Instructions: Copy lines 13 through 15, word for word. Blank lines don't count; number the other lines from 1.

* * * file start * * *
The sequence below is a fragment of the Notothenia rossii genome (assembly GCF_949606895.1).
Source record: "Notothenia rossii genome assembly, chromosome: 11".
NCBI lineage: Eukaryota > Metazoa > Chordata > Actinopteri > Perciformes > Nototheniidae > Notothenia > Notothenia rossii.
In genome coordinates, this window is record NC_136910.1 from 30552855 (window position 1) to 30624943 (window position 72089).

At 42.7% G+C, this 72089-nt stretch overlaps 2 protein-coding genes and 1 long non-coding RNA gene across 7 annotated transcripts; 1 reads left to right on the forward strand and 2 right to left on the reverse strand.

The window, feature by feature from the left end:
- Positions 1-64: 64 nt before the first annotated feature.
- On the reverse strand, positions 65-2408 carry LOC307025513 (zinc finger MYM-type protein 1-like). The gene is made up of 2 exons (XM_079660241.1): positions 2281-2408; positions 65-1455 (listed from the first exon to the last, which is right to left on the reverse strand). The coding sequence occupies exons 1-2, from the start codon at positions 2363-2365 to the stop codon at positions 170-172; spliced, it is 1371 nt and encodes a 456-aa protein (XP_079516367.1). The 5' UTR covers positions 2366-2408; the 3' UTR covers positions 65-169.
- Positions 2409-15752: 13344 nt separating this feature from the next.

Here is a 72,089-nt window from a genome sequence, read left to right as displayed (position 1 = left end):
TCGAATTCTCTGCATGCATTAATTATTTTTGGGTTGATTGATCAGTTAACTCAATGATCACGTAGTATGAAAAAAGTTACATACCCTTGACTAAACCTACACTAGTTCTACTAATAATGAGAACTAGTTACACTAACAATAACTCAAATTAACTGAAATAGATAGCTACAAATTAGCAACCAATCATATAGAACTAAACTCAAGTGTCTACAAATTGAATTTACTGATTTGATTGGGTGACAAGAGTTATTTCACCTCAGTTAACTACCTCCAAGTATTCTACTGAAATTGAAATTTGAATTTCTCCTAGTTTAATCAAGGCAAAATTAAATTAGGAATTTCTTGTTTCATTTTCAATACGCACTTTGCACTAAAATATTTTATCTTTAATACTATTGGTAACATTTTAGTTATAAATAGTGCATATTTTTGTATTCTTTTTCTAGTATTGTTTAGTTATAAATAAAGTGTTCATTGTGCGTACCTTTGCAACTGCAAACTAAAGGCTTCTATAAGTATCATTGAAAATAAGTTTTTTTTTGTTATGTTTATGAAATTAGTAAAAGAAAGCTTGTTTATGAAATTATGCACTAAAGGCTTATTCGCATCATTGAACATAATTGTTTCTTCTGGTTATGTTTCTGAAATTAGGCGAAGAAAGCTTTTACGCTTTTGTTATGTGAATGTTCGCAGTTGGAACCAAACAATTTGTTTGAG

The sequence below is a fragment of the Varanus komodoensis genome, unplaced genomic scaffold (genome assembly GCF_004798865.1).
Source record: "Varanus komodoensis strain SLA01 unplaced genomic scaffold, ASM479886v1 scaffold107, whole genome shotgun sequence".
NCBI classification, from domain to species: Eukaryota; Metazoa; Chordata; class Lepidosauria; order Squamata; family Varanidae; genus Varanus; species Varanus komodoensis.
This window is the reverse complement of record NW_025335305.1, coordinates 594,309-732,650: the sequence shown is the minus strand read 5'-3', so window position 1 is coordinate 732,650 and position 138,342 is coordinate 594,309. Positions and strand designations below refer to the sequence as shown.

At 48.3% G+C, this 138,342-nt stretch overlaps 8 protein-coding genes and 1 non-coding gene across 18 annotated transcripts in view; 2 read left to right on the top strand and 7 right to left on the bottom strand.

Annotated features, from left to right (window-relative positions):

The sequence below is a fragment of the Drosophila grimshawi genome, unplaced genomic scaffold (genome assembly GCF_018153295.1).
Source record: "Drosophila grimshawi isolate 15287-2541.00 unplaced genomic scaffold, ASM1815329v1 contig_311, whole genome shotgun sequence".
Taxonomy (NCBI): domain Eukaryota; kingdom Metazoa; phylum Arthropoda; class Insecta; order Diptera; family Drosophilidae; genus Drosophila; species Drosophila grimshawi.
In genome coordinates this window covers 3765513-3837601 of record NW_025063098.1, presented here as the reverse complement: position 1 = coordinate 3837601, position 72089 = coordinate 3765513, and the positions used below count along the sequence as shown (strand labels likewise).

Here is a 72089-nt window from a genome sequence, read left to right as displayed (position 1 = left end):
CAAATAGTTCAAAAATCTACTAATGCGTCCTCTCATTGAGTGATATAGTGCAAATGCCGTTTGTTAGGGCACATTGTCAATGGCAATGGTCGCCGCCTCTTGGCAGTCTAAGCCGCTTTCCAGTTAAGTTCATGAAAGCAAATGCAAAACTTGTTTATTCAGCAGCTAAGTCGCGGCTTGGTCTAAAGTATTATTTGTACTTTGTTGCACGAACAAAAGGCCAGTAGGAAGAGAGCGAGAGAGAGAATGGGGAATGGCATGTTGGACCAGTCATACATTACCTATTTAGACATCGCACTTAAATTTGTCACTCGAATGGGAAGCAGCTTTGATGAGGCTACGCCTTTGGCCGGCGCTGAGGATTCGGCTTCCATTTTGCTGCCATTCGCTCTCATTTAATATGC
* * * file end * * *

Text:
Source record: "Varanus komodoensis strain SLA01 unplaced genomic scaffold, ASM479886v1 scaffold107, whole genome shotgun sequence".
NCBI classification, from domain to species: Eukaryota; Metazoa; Chordata; class Lepidosauria; order Squamata; family Varanidae; genus Varanus; species Varanus komodoensis.
This window is the reverse complement of record NW_025335305.1, coordinates 594,309-732,650: the sequence shown is the minus strand read 5'-3', so window position 1 is coordinate 732,650 and position 138,342 is coordinate 594,309. Positions and strand designations below refer to the sequence as shown.